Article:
As a stand alone I have Lloyd Price’s Lawdy Miss Clawdy. It was one of The Essential Blue Archive series that were budget price compilations of early r’n’b artists. I knew the ‘hit’ from golden oldies but that was it. This is an excellent collection, the sound quality is excellent too. A fine voice & great New Orleans style blues, soul & worth having.
Another stand alone is Prick’s 1995 cd. I heard the song ‘Animal’ on a College Music Journal compilation CD & loved the guitar sound & the satisfying flesh ripping effect. The lp is aggressive without being pounding. Subversive songs & not a commercial success as the band didn’t care about radio or MTV appeal.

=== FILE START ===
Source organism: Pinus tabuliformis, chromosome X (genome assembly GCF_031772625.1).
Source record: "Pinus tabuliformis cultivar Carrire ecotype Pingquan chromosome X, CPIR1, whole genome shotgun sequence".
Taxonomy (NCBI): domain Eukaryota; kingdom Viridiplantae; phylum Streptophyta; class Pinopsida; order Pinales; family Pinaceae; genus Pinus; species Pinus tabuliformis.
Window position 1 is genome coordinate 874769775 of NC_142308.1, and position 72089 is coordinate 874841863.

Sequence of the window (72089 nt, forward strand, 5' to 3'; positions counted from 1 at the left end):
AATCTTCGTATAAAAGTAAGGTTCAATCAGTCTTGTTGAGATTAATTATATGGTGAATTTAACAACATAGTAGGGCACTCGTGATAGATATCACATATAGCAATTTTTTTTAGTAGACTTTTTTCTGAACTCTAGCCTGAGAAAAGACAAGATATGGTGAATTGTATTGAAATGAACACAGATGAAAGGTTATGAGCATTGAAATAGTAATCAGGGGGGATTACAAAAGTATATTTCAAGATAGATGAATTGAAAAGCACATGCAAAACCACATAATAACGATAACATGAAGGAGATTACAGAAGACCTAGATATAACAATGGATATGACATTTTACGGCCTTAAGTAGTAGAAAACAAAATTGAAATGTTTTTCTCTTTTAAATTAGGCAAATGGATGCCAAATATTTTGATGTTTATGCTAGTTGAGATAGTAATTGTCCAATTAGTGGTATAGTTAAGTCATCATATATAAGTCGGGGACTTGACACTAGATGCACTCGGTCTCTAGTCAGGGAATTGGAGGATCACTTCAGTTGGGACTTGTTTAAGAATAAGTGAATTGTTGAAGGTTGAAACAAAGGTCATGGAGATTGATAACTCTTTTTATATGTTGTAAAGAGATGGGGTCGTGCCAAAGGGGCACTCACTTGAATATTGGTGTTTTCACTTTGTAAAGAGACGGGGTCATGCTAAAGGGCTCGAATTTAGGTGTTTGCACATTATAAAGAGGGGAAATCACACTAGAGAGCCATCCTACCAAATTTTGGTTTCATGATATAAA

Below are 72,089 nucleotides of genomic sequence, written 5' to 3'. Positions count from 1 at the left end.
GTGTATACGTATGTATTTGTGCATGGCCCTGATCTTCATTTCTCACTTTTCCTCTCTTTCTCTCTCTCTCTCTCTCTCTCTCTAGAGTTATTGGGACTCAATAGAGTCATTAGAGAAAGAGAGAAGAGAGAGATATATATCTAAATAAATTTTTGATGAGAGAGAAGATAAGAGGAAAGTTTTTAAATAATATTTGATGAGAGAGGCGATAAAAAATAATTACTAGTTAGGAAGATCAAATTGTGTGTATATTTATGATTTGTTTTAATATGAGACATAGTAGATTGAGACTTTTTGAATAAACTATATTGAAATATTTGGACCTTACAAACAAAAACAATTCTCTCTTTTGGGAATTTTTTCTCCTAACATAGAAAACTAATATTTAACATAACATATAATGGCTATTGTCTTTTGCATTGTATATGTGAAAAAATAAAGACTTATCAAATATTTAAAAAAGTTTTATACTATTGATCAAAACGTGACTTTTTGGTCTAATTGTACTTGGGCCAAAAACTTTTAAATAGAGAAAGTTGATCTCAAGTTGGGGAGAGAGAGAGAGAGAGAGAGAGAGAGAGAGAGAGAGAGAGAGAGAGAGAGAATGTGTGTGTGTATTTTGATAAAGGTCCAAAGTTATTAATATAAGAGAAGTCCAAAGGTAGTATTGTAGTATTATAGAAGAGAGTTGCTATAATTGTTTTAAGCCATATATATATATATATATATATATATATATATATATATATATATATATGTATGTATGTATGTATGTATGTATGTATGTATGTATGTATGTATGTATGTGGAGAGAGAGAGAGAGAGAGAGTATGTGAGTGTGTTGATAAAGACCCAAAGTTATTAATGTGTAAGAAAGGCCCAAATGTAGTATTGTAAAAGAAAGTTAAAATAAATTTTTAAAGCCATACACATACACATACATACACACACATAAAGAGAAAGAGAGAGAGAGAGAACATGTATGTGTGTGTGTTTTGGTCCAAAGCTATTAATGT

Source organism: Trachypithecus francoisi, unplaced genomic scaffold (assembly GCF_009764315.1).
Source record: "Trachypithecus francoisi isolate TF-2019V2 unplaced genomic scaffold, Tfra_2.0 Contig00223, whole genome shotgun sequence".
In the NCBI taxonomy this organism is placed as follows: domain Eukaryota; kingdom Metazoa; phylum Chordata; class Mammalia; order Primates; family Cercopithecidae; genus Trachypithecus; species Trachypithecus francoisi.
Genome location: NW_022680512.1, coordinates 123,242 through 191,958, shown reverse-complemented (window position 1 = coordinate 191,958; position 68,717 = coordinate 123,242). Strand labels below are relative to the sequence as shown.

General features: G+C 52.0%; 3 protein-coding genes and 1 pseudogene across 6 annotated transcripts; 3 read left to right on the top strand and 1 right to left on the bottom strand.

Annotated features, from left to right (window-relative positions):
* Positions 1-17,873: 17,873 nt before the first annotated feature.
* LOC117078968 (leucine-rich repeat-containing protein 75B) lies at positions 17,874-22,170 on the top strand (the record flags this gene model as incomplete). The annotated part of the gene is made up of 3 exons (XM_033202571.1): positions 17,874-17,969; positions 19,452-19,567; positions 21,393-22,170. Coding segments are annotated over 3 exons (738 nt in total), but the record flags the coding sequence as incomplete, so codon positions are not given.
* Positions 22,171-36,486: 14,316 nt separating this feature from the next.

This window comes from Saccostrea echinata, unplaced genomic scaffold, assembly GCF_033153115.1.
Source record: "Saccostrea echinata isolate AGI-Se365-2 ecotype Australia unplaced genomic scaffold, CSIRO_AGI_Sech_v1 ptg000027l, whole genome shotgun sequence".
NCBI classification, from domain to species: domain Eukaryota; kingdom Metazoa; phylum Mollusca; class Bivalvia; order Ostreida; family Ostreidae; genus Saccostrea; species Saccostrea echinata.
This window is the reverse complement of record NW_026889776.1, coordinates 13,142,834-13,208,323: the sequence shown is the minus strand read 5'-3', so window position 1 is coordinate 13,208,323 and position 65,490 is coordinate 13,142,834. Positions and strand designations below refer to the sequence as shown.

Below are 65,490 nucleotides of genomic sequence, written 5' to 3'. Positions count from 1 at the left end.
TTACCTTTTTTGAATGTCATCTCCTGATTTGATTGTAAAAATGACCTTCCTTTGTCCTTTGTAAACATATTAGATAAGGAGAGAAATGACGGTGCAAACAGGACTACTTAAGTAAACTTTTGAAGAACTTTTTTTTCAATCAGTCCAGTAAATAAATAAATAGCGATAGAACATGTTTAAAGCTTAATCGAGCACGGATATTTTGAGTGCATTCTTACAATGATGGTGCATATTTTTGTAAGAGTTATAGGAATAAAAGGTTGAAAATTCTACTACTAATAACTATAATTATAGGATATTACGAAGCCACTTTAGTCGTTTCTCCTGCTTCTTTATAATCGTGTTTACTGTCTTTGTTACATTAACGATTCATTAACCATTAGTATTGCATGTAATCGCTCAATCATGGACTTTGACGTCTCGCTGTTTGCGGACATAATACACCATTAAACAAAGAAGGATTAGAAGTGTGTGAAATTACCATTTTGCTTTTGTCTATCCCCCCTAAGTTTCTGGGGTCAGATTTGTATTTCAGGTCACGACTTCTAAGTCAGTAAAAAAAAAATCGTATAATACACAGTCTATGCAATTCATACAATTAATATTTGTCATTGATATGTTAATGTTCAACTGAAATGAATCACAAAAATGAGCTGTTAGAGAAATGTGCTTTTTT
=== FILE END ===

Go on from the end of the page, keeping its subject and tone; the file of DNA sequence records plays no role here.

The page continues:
By John Prine I have lp to cd transfers of John Prine 1971 that includes ‘Hello In There’; Diamonds in the Rough 1972: includes “The Frying Pan” “Yes I Guess They Oughta Name a Drink After You”; Sweet Revenge 1973; as mp3 – Lost Dogs & Mixed Blessings 1995. His sound is labelled country-folk, sort of a less rock version of John Cougar Mellencamp. I loved his acerbic humorous merciless & sometimes emotionally stunning lyrics. A critics darling but never a huge public success. Maybe thanks to lyrics like ‘there’s a hole in Daddy’s arm where all the money goes.’
His songs are stories as opposed to let’s dance or I love you & ‘a note in the frying pan said she ran off with the fuller brush man’ His influence is seen in Mellencamp, Springsteen & Jackson Browne. Even Bette Midler has covered his songs! Diamonds in the Rough is a good starter if you are unfamiliar with this amazing songwriter.